Days later, after Trump's inauguration, anti-fascists hurled smoke bombs, broke windows and ignited a massive bonfire at the University of California at Berkeley to protest a planned speech by right-wing provocateur, Milo Yiannopoulos. Violent clashes have piled up since: 11 arrested after fights broke out at New York University, when the founder of a right-wing men's organization was scheduled to speak; clashes outside one of Richard Spencer's appearances at Auburn University ( Spencer is among the nation's foremost white nationalists); a shouting match between the two sides in Pikeville, Kentucky; confrontations in New Orleans when the city moved to remove a confederate monument; police opening fire with stun grenades and arresting more than a dozen during conflicts in Portland.
Many agree on the general narrative of how the widening racial and ideological divide took root: Some white Americans began feeling left behind by progress. The decline of the white working class coincided with drastic cultural changes, like quickly diversifying demographics and the election of the nation's first black president.
Steven Hahn, a history professor at New York University, said: "With the election of Barack Obama, there was so much talk about being this post-racial moment, and on some levels it was extraordinary. But it didn't take long for the really vicious racism to surface. It turned out to be an instigator of an enormous amount of rage, and I think Trump both fanned it and inherited it."
Trump was long among the prominent members of the birther movement - those who questioned Obama's citizenship and his legitimacy as president. His campaign was launched with racially-tinged rhetoric about the dangers of immigrants, which has continued into his presidency, said Hahn, who watched videos of Saturday's clashes and saw in them reflections of the Ku Klux Klan movement of the 1920s.
Now, white supremacist groups are actively trying to move into the mainstream. The Daily Stormer, a popular alt-right website, published a story in the run-up to the Charlottesville gathering, calling on followers to leave white hoods or Nazi costumes at home, and go for fitted shirts and suits instead, to attract recruits. They needed to look sexy, the author wrote.
Trump quickly came under fire for his response. He said "we condemn in the strongest possible terms this egregious display of hatred, bigotry and violence on many sides, on many sides."
The "on many sides" emphasized at the ending drew the ire of his critics, who pushed back on his statement as failing to specifically denounce racism and equating the white supremacists with those who came to protest their hate.
"The bottom line is if it weren't for a bunch of neo-Nazis marching around, it would have been a regular peaceful day in Charlottesville," said Kyle Kondik, with the University of Virginia's Center for Politics. "Whether he likes it or not, the president, the person that holds that office, is supposed to act as the person setting a moral standard for the country, and I think he's been falling far short in that regard."
He pointed to other Republican leaders who took a strong stand against the racists who descended on Charlottesville on Saturday.
Sen. Orrin Hatch, for example, tweeted: "We should call evil by its name. My brother didn't give his life fighting Hitler for Nazi ideas to go unchallenged here at home."
Kondik worries about how quickly the nation's toxic political divides will continue seeping into all parts of American life, if the president doesn't realign the country's moral compass.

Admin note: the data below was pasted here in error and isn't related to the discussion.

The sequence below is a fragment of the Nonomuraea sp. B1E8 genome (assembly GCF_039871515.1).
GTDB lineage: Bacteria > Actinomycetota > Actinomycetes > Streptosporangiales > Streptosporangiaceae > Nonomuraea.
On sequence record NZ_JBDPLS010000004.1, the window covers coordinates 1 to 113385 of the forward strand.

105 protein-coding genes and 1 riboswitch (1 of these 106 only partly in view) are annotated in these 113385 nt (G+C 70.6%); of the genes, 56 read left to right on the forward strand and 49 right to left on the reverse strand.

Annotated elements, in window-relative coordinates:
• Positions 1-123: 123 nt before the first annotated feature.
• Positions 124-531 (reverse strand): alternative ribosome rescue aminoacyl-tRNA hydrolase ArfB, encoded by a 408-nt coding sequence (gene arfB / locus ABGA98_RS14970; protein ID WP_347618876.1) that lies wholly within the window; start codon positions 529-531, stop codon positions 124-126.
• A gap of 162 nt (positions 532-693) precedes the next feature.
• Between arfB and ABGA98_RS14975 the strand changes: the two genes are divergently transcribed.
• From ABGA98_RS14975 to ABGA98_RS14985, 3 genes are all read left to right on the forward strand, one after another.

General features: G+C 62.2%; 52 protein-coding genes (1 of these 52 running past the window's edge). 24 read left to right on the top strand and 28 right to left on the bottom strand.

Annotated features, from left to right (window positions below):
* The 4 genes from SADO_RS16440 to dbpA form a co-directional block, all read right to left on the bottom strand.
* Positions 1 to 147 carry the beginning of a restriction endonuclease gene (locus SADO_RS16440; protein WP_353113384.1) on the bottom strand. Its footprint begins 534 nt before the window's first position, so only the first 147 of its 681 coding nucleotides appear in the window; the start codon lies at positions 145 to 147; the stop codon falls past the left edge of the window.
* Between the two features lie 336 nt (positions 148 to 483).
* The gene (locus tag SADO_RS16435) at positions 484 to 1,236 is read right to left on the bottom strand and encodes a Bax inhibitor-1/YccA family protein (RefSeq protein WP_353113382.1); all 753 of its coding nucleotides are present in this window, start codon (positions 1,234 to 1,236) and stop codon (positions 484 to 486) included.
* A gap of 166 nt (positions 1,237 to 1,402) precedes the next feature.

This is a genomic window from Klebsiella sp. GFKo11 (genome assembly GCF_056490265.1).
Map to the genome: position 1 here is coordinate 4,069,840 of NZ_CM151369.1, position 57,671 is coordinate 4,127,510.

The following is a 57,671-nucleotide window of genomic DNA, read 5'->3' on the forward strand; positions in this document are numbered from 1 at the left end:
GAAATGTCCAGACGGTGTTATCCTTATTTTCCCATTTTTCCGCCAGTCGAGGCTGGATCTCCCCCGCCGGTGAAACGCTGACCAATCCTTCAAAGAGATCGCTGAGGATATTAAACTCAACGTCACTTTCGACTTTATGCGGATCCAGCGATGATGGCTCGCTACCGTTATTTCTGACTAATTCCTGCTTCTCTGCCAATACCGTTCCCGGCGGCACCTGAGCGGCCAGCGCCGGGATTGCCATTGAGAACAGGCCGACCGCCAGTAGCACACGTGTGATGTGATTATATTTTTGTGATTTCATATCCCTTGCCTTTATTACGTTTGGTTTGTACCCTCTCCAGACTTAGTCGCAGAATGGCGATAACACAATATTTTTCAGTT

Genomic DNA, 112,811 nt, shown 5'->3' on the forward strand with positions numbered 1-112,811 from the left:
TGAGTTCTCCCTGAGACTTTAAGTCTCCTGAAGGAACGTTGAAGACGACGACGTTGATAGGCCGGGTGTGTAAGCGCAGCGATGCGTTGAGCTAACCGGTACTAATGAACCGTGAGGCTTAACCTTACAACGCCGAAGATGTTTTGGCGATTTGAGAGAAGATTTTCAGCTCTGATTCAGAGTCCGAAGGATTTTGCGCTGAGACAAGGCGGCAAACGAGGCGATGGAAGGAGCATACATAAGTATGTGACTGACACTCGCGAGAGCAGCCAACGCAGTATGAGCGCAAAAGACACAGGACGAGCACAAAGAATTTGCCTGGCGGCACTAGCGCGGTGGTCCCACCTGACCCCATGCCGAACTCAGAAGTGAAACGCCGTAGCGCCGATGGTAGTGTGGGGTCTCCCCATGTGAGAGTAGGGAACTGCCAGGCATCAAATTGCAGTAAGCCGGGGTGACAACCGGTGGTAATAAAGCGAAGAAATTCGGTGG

"It's been an ugly couple of days, and you just wonder if we're backsliding in terms of race relations," he said. "It's an unpleasant thing to think about, but something we have to think about as a country."
Although racial tension was very pronounced during president Obama's tenure, but Trump, right from the campaign time, emboldened those hate groups, and his election, gave the groups the ammunition they needed.
Kevin Boyle, an American history professor at Northwestern University, whose teaching focuses on the history of racial violence and civil rights, watched it unfold, and the feeling in his gut were both horror and a sense that the racial tension bubbling for years had finally, almost inevitably, begun boiling over. In his words:
"Given our political moment, I'm not surprised that we've come to this point. I'm terribly depressed we've come to this point, but I'm not surprised. It didn't come out of nowhere." Historians and political scientists have been warning that American politics had become a pressure cooker, full of racial tension building once again to the point of a deadly clash, like the one in Charlottesville, Virginia, on Saturday, that claimed three lives. White supremacy has always lurked in America's shadow. President Donald Trump was elected and emboldened their hate. Donald Trump gave them permission to come out into the real world. As long as they were existing in this kind of sad little shadow world where they were just talking to each other, it was disturbing, but it's not as profoundly dangerous as when they feel they can take the public square."
Trump can't claim to be innocent here. He was endorsed by KKK, during the campaign, and he didn't reject the endorsement, even when he was called to do so. And after Trump was criticized for his vague worded condemnation of what happened in Charlottesville, Virginia, he turned around, after two days of foot dragging, to be blunter in his condemnation of the neo-Nazi, KKK and other extremist white groups for the violence. According to Huffington Post, lawmakers, from both parties, had called Trump out for not specifically denouncing hate groups in the wake of a white nationalist rally that left three people dead, including two state troopers, and at least 19 injured. Some white supremacist organizations, such as the Daily Stormer, praised Trump's vague weekend statement. David Duke, a former KKK leader, on that Saturday, warned the president against calling out white nationalists, a group that has largely embraced Trump. Duke said that the rally would help fulfill Trump's "promises." In Dukes's word, "This represents a turning point for the people of this country. We are determined to take our country back. We are going to fulfill the promises of Donald Trump."